Abu Hamza al-Masri, a Muslim cleric on trial in the U.S. for supporting the al-Qaeda network, lied when he testified that he was a peacemaker whose call for jihad wasn’t meant to promote violence, a prosecutor told jurors.
Abu Hamza, who once preached at London’s Finsbury Park Mosque, is accused in Manhattan federal court of providing material support to al-Qaeda by dispatching followers to establish a terror training camp in Oregon and at least one man to train in Afghanistan. The U.S. also says he gave a satellite phone to kidnappers for a deadly 1998 kidnapping in Yemen.
During closing arguments today, Assistant U.S. Attorney Ian McGinley told jurors that Abu Hamza, 56, deceived them during the three days he testified in his defense. Abu Hamza, who denies wrongdoing, faces life in prison if convicted of the most serious of 11 charges.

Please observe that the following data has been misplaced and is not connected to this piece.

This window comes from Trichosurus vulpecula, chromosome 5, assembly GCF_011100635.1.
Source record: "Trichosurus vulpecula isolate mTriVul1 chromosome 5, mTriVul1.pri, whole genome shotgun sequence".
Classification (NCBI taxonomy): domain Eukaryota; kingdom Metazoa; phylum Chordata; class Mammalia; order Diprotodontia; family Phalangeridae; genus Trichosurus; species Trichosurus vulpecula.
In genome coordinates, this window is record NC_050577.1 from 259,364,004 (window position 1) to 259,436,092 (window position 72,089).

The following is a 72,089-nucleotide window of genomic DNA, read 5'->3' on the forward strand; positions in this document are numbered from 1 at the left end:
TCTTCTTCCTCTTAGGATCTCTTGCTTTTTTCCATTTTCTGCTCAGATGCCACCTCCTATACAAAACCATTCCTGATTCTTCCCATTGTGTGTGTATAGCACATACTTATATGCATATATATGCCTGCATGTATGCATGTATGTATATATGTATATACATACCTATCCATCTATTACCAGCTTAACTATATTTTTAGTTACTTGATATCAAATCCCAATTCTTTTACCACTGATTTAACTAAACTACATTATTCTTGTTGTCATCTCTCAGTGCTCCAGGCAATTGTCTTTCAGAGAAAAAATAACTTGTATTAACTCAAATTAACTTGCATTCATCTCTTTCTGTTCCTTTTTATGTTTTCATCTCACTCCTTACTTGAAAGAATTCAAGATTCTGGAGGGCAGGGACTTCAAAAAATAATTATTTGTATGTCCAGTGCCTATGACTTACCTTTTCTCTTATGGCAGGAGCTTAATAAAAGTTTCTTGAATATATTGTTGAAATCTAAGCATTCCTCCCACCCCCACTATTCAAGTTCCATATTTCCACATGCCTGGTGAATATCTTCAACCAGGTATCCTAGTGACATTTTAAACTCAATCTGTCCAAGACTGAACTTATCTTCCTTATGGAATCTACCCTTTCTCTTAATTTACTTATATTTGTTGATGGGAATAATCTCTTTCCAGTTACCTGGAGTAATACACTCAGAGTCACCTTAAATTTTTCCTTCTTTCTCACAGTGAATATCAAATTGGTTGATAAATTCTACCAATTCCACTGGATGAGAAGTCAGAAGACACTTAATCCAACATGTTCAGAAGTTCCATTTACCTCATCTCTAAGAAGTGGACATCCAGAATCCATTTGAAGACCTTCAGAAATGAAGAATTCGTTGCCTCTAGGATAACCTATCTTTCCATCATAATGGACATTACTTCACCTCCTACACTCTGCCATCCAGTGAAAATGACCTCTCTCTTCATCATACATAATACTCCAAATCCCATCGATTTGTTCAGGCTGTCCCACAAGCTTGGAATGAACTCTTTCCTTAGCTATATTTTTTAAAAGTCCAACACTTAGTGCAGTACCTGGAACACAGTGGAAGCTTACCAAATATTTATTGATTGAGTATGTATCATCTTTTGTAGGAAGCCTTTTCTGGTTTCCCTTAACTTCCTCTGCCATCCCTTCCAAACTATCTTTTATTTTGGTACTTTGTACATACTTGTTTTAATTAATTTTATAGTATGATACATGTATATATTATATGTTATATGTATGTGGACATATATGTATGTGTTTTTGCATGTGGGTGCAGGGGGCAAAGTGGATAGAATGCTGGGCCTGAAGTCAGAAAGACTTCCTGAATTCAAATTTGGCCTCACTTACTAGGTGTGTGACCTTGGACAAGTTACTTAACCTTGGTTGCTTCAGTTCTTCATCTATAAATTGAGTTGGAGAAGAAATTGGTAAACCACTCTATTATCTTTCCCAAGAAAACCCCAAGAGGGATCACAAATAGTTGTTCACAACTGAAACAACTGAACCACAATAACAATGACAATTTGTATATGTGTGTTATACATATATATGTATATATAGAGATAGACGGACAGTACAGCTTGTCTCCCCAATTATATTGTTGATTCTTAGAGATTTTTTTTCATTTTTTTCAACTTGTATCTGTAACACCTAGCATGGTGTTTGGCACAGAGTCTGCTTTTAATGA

“Oregon, Afghanistan, Yemen -- these were the defendant’s choices,” McGinley said. “Yet when he testified in this courtroom, he ran from all those choices and decisions that were at the core of his devotion to jihad. He ran, saying he was just misunderstood.”
Abu Hamza, who was granted British citizenship in 1986, was extradited to the U.S. in 2012. He was convicted in the U.K. in 2006 of inciting followers to murder Jews and other non-Muslims in sermons he delivered at the mosque from 1997 to 2000. He was sentenced to seven years in prison.
After McGinley concluded his summation, a defense attorney, Jeremy Schneider, began delivering Abu Hamza’s.
The case is U.S. v. Mustafa, 04-cr-00356, U.S. District Court, Southern District of New York (Manhattan).
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